Original Research ARTICLE
A rapidly convecting lava lake at Masaya volcano, Nicaragua
- 1Department of Geography, University of Sheffield, United Kingdom
- 2Electronic and Electrical Engineering, University of Sheffield, United Kingdom
- 3School of Geosciences, University of Sydney, Australia
The recent lava lake activity at Masaya volcano (Nicaragua), which commenced in 2015, displayed several unusual phenomena. We report for the first time on the dynamics of this rapidly convecting lake, which, to the best of our knowledge manifested the highest flow velocities ever reported for a lava lake: 13.7 – 16.4 m s-1, in addition to unprecedented fluid dynamic behaviour such as waterfall-like fluid flow patterns. We studied this system with multiparametric and high time resolution remote sensing measurements, performed during June 2017, including ultraviolet camera observations of SO2 emission rates, near infrared thermal camera measurements and video analyses of the lake surface. Median SO2 emission rates of 3.1 (± 0.8) and 3.7 (± 0.9) kg s-1 were found, which are lower than previously published estimates, and consistent with waning lava lake behaviour. Video analyses enabled characterisation of frequent bursts of spherical-cap bubbles on the surface and calculation of individual bubble masses. We show that only a small fraction, 7-8%, of total SO2 emission volumes are contributed by these bubbles. Furthermore, periodicity analysis reveals regular 200-300s oscillations in SO2 emissions. These are not shared by any of our other dataset, hence we tentatively assign an atmospheric causal generation mechanism to them. Overall, we highlight the truly unique behaviour of this short-lived lava lake.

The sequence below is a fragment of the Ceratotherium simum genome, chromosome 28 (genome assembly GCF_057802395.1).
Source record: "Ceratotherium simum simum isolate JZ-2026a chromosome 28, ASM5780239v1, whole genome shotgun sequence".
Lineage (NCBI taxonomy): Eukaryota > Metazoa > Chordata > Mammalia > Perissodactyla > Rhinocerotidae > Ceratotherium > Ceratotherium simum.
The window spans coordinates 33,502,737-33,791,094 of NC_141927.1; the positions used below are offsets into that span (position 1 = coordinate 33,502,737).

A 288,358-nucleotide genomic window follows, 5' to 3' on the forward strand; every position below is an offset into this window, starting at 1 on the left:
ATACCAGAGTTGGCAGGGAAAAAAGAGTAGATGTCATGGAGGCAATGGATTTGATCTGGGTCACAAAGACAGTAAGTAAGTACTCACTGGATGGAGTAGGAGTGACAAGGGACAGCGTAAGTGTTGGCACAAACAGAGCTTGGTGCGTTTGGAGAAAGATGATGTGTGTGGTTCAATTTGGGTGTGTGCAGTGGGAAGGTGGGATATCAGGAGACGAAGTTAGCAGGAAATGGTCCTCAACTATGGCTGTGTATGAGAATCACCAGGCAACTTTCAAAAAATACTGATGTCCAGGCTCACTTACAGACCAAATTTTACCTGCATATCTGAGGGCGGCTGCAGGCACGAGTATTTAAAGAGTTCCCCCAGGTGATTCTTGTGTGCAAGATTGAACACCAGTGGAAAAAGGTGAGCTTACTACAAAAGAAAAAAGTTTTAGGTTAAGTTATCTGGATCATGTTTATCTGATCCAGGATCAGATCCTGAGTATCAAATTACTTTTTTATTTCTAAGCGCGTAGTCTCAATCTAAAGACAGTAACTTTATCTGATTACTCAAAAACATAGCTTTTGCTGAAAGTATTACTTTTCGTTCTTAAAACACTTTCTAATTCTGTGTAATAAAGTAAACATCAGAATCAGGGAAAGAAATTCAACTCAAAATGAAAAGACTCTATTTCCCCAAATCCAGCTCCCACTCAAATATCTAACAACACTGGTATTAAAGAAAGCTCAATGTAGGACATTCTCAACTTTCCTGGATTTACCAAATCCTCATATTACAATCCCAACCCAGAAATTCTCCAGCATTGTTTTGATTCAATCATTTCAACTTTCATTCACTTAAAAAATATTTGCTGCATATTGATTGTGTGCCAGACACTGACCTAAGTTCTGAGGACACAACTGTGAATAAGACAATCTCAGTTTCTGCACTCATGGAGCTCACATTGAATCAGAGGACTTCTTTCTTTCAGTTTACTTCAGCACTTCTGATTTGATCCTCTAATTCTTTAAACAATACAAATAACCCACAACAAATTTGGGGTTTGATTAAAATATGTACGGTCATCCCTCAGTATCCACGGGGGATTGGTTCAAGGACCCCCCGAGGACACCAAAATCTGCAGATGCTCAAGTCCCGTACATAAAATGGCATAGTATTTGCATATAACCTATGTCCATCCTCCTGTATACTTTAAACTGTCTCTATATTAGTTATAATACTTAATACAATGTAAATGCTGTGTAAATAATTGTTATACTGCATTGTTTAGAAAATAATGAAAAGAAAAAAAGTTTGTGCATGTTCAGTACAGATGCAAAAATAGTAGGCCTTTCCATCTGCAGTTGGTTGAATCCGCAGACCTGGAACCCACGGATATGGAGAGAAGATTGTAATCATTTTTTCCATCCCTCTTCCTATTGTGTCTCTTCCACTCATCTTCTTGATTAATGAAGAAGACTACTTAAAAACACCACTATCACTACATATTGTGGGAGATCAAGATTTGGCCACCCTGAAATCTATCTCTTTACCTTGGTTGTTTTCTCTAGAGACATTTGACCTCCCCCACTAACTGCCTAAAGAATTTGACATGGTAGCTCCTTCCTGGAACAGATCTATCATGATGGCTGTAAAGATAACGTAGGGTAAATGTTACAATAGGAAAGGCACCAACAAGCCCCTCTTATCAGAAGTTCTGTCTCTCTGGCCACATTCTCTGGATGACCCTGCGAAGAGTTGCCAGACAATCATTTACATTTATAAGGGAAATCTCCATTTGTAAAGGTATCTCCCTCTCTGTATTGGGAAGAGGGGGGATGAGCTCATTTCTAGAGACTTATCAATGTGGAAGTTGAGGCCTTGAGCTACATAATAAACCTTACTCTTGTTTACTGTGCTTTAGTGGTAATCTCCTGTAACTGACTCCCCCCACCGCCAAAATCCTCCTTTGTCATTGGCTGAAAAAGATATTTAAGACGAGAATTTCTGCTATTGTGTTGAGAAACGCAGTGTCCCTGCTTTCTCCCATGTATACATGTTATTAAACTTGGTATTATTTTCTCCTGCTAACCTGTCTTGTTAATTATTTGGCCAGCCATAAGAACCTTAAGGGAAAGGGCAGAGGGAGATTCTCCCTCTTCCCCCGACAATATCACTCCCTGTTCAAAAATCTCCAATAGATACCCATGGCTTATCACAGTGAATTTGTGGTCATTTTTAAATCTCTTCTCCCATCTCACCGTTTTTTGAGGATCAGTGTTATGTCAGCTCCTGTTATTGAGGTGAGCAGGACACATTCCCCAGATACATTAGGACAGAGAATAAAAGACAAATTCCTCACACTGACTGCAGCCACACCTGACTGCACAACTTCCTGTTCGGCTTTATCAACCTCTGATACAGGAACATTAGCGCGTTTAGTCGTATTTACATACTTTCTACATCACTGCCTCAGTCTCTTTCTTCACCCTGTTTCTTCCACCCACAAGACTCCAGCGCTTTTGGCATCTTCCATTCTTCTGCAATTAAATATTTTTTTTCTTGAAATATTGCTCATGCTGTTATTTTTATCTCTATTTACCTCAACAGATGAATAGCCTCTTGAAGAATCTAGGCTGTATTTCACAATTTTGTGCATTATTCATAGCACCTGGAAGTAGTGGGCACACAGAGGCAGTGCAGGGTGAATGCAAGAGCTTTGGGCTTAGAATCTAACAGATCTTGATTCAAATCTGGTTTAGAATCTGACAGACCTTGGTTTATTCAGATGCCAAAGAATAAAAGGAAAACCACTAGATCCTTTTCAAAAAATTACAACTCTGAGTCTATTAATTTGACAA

Keywords: Lava lake, Sulphur dioxide emission rates, Spherical-cap bubble, rapid convection, Multiparametric analyses, lake velocity
Received: 03 Sep 2018;
Accepted: 13 Dec 2018.
Edited by:Franco Tassi, Università degli Studi di Firenze, Italy
Reviewed by:Dmitri Rouwet, National Institute of Geophysics and Volcanology (INGV), Italy
Mark Thomas, University of Leeds, United Kingdom
Copyright: © 2018 Pering, Ilanko, Wilkes, England, Silcock, Stanger, Willmott, Bryant and McGonigle. This is an open-access article distributed under the terms of the Creative Commons Attribution License (CC BY). The use, distribution or reproduction in other forums is permitted, provided the original author(s) and the copyright owner(s) are credited and that the original publication in this journal is cited, in accordance with accepted academic practice. No use, distribution or reproduction is permitted which does not comply with these terms.
* Correspondence: Dr. Tom D. Pering, Department of Geography, University of Sheffield, Sheffield, S10 2TN, United Kingdom, firstname.lastname@example.org